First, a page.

Quite some time ago we spoke about LPP Combustion, LLC, which has a patented combustion system based on Lean, Premixed, Prevaporized (can you guess where "LPP" comes from?) combustion of liquid fuels. The system converts liquid fuels into a synthetic natural gas, called LPP gas, which can be burned in natural gas combustion systems with no modifications to the combustion hardware.
LPP Combustion had yet to try it with biofuels, so ethanol was put through the system. Ethanol was the most carbon-neutral possible way of running combined-cycle power plants that would usually work with Natural Gas (well, so LPP Combustion claims if the ethanol is obtained in the best way possible). If expanded, burning ethanol-sourced LPP gas could lead to the cleanest way of using biofuels up to date, because LPP Combustion claims the LPP syngas combustion as clean as natural gas:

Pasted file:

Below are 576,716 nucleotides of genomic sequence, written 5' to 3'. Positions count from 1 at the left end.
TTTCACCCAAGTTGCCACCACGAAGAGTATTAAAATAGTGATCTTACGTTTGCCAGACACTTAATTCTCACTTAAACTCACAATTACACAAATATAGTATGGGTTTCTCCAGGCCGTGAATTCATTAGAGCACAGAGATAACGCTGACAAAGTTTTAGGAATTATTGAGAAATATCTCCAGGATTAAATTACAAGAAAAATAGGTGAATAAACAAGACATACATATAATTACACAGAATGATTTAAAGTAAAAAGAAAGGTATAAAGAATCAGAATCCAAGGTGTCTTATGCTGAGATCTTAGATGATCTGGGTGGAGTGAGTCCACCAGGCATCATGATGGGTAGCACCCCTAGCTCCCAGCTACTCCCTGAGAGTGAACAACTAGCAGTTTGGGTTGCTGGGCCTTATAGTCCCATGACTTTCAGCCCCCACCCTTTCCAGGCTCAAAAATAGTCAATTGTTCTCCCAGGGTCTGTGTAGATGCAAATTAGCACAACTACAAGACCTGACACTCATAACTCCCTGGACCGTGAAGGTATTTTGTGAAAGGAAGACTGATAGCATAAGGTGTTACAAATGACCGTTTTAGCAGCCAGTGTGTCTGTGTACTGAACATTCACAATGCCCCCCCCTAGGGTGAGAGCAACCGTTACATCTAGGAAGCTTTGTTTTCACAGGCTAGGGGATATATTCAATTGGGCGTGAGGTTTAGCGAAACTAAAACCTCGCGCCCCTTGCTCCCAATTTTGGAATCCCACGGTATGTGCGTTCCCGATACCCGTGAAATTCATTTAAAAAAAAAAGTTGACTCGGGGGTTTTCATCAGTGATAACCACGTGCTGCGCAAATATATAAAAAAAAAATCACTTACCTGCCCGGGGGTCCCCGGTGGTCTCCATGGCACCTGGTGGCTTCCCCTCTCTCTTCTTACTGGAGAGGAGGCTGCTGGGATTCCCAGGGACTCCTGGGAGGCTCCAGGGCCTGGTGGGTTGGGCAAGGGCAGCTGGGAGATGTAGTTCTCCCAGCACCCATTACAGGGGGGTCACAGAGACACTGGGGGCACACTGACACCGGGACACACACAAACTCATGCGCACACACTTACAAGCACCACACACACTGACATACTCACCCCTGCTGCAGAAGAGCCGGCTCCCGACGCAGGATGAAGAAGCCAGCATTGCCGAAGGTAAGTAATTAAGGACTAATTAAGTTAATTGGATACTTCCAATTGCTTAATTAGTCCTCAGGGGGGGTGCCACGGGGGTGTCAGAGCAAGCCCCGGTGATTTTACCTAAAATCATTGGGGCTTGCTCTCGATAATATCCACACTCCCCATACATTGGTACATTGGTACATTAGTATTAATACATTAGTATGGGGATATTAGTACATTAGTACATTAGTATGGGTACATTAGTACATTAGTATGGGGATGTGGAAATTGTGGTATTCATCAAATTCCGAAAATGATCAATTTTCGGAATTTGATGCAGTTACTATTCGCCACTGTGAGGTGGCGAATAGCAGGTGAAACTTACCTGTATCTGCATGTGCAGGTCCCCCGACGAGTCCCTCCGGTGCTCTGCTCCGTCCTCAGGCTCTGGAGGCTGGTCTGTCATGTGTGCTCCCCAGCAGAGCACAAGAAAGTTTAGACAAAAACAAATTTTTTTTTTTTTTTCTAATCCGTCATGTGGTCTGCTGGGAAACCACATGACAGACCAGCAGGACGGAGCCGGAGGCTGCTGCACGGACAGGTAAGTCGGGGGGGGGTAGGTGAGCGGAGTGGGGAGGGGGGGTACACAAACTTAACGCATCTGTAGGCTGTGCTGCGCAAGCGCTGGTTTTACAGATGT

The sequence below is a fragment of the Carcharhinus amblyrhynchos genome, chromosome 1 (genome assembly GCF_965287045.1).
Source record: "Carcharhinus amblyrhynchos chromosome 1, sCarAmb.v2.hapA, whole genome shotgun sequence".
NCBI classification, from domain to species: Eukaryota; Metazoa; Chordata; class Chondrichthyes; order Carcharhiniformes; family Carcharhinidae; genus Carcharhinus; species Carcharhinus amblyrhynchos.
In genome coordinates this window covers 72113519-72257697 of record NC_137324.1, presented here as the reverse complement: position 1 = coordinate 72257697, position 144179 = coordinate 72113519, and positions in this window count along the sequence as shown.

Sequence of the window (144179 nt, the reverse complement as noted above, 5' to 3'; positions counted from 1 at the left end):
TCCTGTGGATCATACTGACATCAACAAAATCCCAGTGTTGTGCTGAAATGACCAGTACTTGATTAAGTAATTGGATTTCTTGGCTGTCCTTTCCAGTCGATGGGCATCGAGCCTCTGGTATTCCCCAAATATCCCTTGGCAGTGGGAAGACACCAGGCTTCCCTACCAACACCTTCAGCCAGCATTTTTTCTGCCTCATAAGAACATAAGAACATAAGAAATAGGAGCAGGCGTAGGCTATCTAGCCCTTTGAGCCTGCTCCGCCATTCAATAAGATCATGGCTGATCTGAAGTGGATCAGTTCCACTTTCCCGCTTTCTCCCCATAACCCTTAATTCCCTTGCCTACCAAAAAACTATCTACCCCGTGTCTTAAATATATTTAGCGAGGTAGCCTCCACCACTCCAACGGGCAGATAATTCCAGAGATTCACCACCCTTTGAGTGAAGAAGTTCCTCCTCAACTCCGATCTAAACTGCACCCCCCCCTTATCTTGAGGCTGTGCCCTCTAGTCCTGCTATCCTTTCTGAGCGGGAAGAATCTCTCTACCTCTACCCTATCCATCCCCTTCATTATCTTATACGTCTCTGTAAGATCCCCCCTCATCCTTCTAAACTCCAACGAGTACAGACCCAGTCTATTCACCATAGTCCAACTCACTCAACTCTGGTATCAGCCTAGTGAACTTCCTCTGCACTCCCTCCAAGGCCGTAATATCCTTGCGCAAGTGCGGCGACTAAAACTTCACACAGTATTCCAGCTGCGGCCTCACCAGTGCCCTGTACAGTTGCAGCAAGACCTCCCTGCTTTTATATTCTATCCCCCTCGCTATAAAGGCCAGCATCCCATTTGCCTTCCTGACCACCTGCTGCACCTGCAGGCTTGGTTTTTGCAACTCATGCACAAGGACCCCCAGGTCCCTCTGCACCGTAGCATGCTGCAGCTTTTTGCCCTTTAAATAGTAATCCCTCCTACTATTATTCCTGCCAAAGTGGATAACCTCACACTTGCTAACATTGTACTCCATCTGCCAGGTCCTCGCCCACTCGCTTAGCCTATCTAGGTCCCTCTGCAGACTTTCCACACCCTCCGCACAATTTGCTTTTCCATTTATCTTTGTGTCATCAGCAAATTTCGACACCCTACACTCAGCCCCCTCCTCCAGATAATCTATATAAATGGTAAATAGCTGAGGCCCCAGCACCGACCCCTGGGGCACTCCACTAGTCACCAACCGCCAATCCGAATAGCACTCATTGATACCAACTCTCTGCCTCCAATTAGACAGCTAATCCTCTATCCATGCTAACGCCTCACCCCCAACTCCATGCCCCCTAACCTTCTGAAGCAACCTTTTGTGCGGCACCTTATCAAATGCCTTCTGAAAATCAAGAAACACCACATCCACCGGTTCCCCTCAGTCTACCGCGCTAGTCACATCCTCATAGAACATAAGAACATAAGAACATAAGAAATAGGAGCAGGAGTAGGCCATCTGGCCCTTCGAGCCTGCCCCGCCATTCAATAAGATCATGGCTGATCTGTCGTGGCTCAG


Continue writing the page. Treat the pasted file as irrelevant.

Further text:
Demonstrated natural gas-level emissions from bio-derived ethanol (ASTM D-4806) during gas turbine combustor testing, emissions of nitrogen oxides, carbon monoxide, sulfur dioxide, and particulate matter (soot) were the same as natural gas-level emissions achieved using current dry low emission (DLE) gas turbine combustion technology. In addition, the combustion of this bio-derived ethanol produced virtually no net carbon dioxide emissions.

While not on par with making biodiesel to make hydrogen, does it make sense to make ethanol to make (basically) natural gas?

[Source: LPP combustion]

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